Introduction to Programming Using Java,
Third Edition (Version 3.1)
"INTRODUCTION TO PROGRAMMING WITH JAVA" is a free, on-line textbook. It is suitable for use in an introductory programming course and for people who are trying to learn programming on their own. There are no prerequisites beyond a general familiarity with the ideas of computers and programs.
This text uses the Java programming language as the language of instruction. It requires Java version 1.1 or higher. In style, this is a textbook rather than a tutorial. That is, it concentrates on explaining concepts rather than giving step-by-step how-to-do-it guides. It is certainly not a Java reference book, and it is not even a comprehensive survey of all the features of Java. It is not a quick introduction to Java for people who already know another programming language. Instead, it is directed mainly towards people who are learning programming for the first time, and it is as much about general programming concepts as it is about Java in particular.
This is the third edition of Introduction to Programming with Java. The first two editions have been used by the author and by another professor in the introductory programming class at Hobart and William Smith Colleges (http://www.hws.edu/). The new edition is a major upgrade. It is more than twice the size of the second edition. Changes include:
- Chapter 11, on linked data structures and recursion, is completely new. Chapter 9, on correctness and robustness, is new except for the section on the try...catch statement.
- A single chapter on "programming in the small" from the previous edition has been expanded to two chapters (Chapter 2 and Chapter 3) in this edition.
- Every chapter, except the first, now includes a set of programming exercises. A solution is provided for each exercise, along with a discussion of the programming involved.
- There is a sample quiz at the end of each chapter, with answers.
- Many sections from the previous edition have been rewritten, and many new examples have been added. As in the previous editions, the source code for every example is included in an appendix.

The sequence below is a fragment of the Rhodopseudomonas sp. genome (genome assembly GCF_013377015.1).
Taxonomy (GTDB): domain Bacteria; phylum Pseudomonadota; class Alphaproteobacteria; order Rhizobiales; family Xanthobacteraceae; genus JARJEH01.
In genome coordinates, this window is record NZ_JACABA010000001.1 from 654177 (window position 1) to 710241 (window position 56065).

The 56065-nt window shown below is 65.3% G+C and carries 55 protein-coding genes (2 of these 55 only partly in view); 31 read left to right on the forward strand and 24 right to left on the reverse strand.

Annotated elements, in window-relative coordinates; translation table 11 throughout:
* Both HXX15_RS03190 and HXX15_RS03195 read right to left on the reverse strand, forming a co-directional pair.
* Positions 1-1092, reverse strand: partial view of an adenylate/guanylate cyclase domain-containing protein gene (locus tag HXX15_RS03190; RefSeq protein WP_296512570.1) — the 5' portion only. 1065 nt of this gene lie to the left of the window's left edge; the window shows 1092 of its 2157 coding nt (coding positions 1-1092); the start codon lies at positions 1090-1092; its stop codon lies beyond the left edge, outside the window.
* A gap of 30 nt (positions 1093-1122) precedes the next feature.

- Based on experience with the previous editions, the exposition of some topics has been modified by postponing certain details until later in the text. This is especially true in the two chapters on graphical user interface programming (Chapter 6 and Chapter 7 in this edition). These chapters have been completely reorganized.
With these changes, Introduction to Programming with Java is now fully competitive, in the author's opinion, with the conventionally published, printed programming textbooks that are available on the market. (Well, all right, I'll confess that I think it's better.)
This textbook differs from many other Java programming books in that it does not deal primarily with applets. Early chapters concentrate on standalone applications that use text input and output. Applets are introduced briefly in Section 3.7 and covered pretty thoroughly in Chapter 6 and Chapter 7. In the remaining chapters, applets are used in many but not all examples and exercises. "Swing," a new set of interface components introduced in Java 1.2, is just barely mentioned (in Section 7.8). This approach allows a gentler introduction to fundamental programming concepts, and it postpones the complexities of graphical user interface programming until a time when students are ready to deal with them. The decision to do things this way also reflects the fact that applets are only one aspect of Java, and probably not the most important.
I do not plan any further major upgrades to this textbook, but I will probably release new versions in the future with minor revisions and corrections. The current edition of Introduction to Programming with Java will always be available at the following Web address:
Version 3.1 (February 2001) is a minor upgrade to Version 3.0 (May 2000). It incorporates corrections to a few errors in Version 3.0. (See the Version 3.0 errata page for a list.) The major change is that with Version 3.1, modification and republication is now covered by the terms of the Open Publication License.
The first, second, and third editions are permanently archived at the following addresses:
First edition: http://math.hws.edu/eck/cs124/javanotes1/